We believe that cognitive restructuring can enhance gains bought by new medications as well as natural remedies. Brain training leads to increased confidence, ability and lays in mental strategies to neutralize the fear of decline.
Is Alzheimer’s generation going to be the disease of my generation? Perhaps. Alzheimer’s strikes one out of every 5 people between ages 75 and 84. Five million is projected to be ten or fifteen million in another 40 years.
Where is “the cure” for Alzheimer’s and other neurodegenerative diseases of the brain? I do not believe any “cure” will come from drugs alone; the problem is too multidimensional.
A holistic approach will work best, including exercise, mentally stimulating activities and computerized brain training. For more tips, go to (link is) http://www.paulnussbaum.com/tentips.html
To check out whether you or someone you love can benefit from cognitive restructuring and receive your FREE 39 point Learning Assessment. http://sparksofgenius.com/screens.html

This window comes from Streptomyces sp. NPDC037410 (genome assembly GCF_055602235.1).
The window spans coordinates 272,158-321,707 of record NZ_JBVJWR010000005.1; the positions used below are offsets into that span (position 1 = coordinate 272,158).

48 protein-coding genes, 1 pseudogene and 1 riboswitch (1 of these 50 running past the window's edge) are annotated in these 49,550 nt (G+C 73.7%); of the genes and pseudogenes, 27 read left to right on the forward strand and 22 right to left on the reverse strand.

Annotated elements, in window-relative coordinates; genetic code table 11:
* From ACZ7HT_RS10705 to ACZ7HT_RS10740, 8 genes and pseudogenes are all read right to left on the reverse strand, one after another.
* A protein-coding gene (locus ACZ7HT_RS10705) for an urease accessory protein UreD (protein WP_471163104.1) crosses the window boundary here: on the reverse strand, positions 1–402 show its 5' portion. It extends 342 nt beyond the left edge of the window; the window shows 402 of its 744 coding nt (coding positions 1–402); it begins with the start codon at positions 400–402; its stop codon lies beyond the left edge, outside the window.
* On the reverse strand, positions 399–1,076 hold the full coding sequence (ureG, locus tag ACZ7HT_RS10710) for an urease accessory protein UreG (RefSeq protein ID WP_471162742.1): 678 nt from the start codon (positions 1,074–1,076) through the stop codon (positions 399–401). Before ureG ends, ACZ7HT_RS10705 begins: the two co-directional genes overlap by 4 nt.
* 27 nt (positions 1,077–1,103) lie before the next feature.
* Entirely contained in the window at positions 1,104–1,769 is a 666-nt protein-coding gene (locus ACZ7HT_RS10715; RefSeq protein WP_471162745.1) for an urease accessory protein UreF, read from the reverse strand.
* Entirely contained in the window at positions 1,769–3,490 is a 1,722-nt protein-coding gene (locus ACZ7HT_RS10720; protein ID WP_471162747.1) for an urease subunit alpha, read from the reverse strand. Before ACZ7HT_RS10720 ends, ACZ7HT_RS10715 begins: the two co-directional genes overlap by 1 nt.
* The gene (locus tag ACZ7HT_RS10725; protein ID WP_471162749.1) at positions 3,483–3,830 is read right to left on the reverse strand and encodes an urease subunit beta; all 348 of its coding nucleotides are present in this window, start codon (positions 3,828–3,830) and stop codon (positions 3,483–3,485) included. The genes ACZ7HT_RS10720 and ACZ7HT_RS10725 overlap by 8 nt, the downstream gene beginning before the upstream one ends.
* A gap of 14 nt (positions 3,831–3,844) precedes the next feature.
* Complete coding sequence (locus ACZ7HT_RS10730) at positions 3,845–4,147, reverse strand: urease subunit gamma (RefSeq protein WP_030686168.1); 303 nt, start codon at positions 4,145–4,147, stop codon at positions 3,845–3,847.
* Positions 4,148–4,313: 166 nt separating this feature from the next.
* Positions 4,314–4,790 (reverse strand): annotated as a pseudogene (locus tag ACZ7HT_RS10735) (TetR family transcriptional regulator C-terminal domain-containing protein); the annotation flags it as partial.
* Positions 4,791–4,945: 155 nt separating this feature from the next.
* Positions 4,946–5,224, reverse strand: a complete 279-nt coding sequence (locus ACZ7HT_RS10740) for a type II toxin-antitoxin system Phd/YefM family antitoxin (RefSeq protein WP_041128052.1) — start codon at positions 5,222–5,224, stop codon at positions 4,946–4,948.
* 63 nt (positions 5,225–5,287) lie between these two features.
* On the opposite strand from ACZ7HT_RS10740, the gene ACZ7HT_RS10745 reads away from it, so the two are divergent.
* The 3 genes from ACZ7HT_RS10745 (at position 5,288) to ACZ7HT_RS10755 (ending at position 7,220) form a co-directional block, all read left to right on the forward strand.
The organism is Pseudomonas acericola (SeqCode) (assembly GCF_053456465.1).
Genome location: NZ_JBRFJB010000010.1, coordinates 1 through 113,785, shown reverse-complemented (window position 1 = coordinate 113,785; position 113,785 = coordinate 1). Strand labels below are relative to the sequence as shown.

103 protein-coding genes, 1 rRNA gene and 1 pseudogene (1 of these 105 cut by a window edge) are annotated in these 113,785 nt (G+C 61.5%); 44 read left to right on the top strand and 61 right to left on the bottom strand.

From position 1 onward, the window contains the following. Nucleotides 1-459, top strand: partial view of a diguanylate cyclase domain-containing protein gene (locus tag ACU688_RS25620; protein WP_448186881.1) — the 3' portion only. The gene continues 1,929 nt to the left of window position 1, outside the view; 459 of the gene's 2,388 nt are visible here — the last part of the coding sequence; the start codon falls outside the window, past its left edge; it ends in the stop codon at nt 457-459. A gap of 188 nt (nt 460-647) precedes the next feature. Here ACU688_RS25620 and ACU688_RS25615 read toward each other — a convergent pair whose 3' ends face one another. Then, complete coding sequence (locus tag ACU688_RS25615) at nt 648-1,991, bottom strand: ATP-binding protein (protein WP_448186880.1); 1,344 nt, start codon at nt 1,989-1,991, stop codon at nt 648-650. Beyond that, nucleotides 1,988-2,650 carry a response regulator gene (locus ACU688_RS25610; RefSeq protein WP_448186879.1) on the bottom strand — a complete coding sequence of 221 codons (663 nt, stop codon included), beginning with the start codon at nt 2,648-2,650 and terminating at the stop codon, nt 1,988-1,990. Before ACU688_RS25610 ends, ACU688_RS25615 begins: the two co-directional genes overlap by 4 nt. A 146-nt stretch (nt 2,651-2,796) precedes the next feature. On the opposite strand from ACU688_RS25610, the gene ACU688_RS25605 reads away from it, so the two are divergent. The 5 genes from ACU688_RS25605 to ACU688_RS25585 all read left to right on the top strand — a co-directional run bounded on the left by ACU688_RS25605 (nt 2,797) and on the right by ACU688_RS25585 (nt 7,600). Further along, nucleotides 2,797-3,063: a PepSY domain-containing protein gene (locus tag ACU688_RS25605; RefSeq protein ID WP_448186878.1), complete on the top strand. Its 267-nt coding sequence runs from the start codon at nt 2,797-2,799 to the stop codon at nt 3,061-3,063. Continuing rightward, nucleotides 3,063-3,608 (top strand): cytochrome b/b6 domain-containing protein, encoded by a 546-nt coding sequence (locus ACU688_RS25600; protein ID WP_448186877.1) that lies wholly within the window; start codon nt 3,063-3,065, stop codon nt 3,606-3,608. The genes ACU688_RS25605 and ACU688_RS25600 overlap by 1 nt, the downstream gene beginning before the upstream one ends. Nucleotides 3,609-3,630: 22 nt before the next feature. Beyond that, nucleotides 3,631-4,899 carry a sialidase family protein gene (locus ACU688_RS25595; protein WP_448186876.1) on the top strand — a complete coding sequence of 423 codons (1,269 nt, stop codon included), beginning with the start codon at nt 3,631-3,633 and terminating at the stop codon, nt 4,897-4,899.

Receive personal feedback from a Sparks of Genius professional today.
-Dr. Rohn Kessler
Broke brain? Here’s the work-around June 19, 2007Posted by Dr. Rohn Kessler in 9-5-4, aging, brain, brain injury, challenged, cognitive decline, concentration, dementia, distractibility, fitness, humor, ld, learning disability, memory, memory loss, mTBI, neuroscience, news.
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Research has shown that we can increase our ability to solve problems. Expand your way of looking at the problem by decreasing the restrictions so you can see it a new way.
Here is how.
Look from a different angle such as how would you see someone else dealing with the issue. Change the structure of your thinking.
For example suppose you were to consider how a man can marry ten women in one month? If you see him as a man this is a challenge but if you see him as a minister, rabbi. priest or imam who performed marriage ceremonies it all makes sense!
Life is like this too. Sometimes a solution is right there on the inside when you see things a different way.